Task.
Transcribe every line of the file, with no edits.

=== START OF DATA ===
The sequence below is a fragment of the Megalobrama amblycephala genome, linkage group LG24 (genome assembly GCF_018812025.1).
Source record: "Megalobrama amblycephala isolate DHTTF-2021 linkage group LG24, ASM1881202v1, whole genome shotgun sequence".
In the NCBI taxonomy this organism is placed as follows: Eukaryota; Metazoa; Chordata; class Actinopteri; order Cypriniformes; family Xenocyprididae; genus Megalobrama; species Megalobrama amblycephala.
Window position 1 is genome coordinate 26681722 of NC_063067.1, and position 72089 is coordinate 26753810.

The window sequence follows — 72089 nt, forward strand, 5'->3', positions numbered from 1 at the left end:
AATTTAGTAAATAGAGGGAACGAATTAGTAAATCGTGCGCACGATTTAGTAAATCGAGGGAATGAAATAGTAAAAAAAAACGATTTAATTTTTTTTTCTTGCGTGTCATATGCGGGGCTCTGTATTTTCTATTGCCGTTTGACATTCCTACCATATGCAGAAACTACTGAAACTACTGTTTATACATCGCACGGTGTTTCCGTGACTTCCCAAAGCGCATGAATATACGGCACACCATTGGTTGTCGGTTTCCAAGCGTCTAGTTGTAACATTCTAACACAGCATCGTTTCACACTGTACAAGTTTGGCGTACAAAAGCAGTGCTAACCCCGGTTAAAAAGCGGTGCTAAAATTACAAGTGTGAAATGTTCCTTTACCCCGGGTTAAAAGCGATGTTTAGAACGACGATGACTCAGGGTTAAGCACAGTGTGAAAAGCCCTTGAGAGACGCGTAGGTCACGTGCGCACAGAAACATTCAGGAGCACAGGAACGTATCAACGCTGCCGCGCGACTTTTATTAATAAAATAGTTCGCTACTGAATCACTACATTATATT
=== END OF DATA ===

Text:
The sequence below is a fragment of the Megalobrama amblycephala genome, linkage group LG24 (genome assembly GCF_018812025.1).
Source record: "Megalobrama amblycephala isolate DHTTF-2021 linkage group LG24, ASM1881202v1, whole genome shotgun sequence".
In the NCBI taxonomy this organism is placed as follows: Eukaryota; Metazoa; Chordata; class Actinopteri; order Cypriniformes; family Xenocyprididae; genus Megalobrama; species Megalobrama amblycephala.
Window position 1 is genome coordinate 26681722 of NC_063067.1, and position 72089 is coordinate 26753810.

The window sequence follows — 72089 nt, forward strand, 5'->3', positions numbered from 1 at the left end:
AATTTAGTAAATAGAGGGAACGAATTAGTAAATCGTGCGCACGATTTAGTAAATCGAGGGAATGAAATAGTAAAAAAAAACGATTTAATTTTTTTTTCTTGCGTGTCATATGCGGGGCTCTGTATTTTCTATTGCCGTTTGACATTCCTACCATATGCAGAAACTACTGAAACTACTGTTTATACATCGCACGGTGTTTCCGTGACTTCCCAAAGCGCATGAATATACGGCACACCATTGGTTGTCGGTTTCCAAGCGTCTAGTTGTAACATTCTAACACAGCATCGTTTCACACTGTACAAGTTTGGCGTACAAAAGCAGTGCTAACCCCGGTTAAAAAGCGGTGCTAAAATTACAAGTGTGAAATGTTCCTTTACCCCGGGTTAAAAGCGATGTTTAGAACGACGATGACTCAGGGTTAAGCACAGTGTGAAAAGCCCTTGAGAGACGCGTAGGTCACGTGCGCACAGAAACATTCAGGAGCACAGGAACGTATCAACGCTGCCGCGCGACTTTTATTAATAAAATAGTTCGCTACTGAATCACTACATTATATT